His wife Nina was always playing piano. She played piano for the congregation, but even at home they chose more often to read books and play music, rather than submit to the woes of the daily news. That always impressed me about them. And I don't mean to sound like they were oblivious to the outside world, far from it actually. More often than not, they would be reading newspapers. And while I never asked, I do highly suspect it was because news aims to desenthiesize and numb, where papers were tend to be more factual.

So here we are, sitting in this church still trying to get a feel for this new preacher. And while I never have really truly been able to believe in God, there's something to be said for just listening to that side of the story.

And then he regales us with this tale about how he was embarrassed to drive his car to church. That one kind of caught me off guard, because he was a very faithful customer of the Infinity brand. A very luxurious, nice car. But in a more humble way, if that makes sense. He then went into the tale...

"Nina and I received our tags the other day. When we opened them up, I noticed that my license plate," he says as he pulls out the envelope containing the license plate, "Had something a bit unnerving on it. Especially being a preacher and all." He removes the license plate. On the plate, it had the numbers 666, eliciting a very large plume of laughter from his new herd.

And that's how he was. I know that might not seem much. But it's that memory of him, the way he treated the youth in the congregation...I can't remember one time he didn't great me with a firm hand shake, and say, "What's the good news today, old sport?"

Adults always talk down to those younger than them. He leveled the playing field, and chose to treat children and youth as intelligent beings. It was that show of respect that endured him to me.

I'll always remember, above it all, how he was with his wife. How after so many years, they still seemed to have that 'Honeymooner' aura about them. Every evening, before it was dark, they'd walk their dog Amber, and hold hands.

I've always felt that holding hands is the most intimate thing you can honestly do with a loved one.

One year forward, today on this day he was stabbed to death over the same brand of car he was always faithful too.

And it's been hard, too. Real hard. Because I've never had something like that happen to someone who was close to me. I've known people, friends who've passed away. But never their lives taken from them. And I'm not saying that that makes their passing any less tragic, because it doesn't. It's just that ripple effect that winds up hitting you so much harder than you'd ever expect.

To this day, his murderer hasn't been caught. I doubt he ever will.

Though I wasn't there, I still see it vividly in my head for some reason. He and his wife had just returned home from Portland, Oregon from a vacation. He heard noises outside, and went to inspect it.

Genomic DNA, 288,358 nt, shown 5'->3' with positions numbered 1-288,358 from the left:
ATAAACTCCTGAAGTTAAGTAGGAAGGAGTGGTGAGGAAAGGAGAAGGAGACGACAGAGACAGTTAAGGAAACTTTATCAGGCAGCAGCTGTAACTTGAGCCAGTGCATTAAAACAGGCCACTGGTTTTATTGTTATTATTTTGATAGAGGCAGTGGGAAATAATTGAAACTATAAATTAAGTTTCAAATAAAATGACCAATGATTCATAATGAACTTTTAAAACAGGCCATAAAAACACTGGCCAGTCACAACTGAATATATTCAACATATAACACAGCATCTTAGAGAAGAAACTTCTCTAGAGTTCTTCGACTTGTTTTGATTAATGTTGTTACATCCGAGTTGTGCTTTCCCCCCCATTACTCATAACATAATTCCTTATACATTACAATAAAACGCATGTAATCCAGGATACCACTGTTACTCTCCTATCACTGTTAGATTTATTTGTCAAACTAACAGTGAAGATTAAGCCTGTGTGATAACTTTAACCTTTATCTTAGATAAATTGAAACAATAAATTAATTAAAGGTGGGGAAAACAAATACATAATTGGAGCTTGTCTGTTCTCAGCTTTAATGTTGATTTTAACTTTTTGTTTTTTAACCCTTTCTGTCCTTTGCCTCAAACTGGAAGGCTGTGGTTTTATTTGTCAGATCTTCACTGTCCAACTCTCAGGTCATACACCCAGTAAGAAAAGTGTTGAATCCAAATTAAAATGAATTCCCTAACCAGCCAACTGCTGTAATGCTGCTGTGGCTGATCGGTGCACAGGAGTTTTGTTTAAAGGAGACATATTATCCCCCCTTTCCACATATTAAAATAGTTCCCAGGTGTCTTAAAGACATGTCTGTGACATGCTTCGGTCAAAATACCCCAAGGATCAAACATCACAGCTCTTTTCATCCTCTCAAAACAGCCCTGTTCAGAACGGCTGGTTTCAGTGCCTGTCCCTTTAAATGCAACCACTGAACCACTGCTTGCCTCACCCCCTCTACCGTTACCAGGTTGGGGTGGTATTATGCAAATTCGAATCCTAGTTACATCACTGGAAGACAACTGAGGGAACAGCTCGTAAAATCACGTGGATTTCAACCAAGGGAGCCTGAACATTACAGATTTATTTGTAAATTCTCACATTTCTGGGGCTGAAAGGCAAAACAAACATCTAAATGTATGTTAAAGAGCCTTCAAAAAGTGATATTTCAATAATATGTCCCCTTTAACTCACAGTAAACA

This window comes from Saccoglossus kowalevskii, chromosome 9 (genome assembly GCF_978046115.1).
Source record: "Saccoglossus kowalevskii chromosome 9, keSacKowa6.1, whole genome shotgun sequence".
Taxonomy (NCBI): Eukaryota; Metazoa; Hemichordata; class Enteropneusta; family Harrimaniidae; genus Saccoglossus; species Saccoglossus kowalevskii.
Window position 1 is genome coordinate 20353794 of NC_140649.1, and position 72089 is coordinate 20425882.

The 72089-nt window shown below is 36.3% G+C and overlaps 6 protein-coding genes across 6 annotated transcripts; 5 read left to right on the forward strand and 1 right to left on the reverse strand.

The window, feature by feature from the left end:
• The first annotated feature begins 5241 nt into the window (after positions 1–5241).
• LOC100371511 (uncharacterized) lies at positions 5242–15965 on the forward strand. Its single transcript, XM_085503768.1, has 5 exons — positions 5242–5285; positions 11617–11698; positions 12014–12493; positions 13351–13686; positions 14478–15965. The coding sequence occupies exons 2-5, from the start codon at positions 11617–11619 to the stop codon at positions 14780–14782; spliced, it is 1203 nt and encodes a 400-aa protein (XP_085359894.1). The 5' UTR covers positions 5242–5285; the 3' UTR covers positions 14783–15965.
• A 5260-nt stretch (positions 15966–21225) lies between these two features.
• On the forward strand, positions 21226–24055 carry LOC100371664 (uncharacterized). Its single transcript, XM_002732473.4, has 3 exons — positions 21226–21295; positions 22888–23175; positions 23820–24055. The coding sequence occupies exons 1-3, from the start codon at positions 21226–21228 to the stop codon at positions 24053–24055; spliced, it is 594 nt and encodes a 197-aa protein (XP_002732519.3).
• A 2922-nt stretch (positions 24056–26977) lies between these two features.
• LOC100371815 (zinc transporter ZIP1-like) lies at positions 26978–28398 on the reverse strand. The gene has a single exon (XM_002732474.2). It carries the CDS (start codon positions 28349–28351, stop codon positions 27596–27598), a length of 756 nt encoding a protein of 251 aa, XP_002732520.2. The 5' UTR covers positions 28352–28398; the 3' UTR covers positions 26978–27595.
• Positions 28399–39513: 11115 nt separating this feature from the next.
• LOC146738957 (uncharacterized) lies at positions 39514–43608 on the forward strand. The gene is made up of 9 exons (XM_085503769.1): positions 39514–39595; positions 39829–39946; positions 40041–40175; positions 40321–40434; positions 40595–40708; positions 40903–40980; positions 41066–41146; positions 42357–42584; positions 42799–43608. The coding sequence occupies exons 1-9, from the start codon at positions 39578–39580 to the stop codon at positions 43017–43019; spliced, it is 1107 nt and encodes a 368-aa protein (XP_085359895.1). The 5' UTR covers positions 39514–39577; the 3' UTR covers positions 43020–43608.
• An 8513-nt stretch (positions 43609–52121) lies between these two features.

Stabbed to death in his own churches parking lot.

But I think, above everything in this world....all the things that can be so ugly and vile, even at their most ugly and vile moments such as bleeding to death, there can be one triumph above all. I truly believe that that in itself is in fact love.

There can be a lot of hits or misses. For Leroy and Nina, they were High School Sweethearts, something virtually unheard of now.

But she got to say goodbye. He got to hold her one last time. And while his killer may never come to justice, to me...that's the most important moment you could ever have. Love could conquer all, in any context.

So I sit here now, one year older but the feeling still pretty fresh. I still wish I could be angry about the whole thing, but I just can't. I keep expecting to forget what his voice sounded like, but I haven't.

I was lucky enough to be able to call him a friend. I'd go further to even say that while it'd been a while since we'd last spoke, he was so close to my family that we'd consider him a part of out family.

But to consider him a seems to awkward, I guess, given the large difference in our ages. There wasn't a single time though where it was hard for us to find something to talk about.

It's greedy to say I wish he was still here. He had 81 amazing years of life, 60+ married to his wife, and if anyone lived a life...I'd consider it to be him. We never know how this story is going to end. But when it does just can't stall it.

And those left standing have a hole left. To mourn and remember.

But one year forward, I choose not to mourn, but to remember and celebrate and express a wealth of joy and utter gratitude. Some people are meant for better things, and sometimes those things aren't within this life. Sometimes it's to cause reflection and remind those left behind how amazing and great life could be, despite the ugly and vile cracks and crevices along the sidewalk that can twist your leg and break your ankles.

"Did you hear the gospel choir when they came to carry you over? Did you hear your favorite song one last time?"

Thank you Leroy Van Verth. You meant more to me than I could ever express.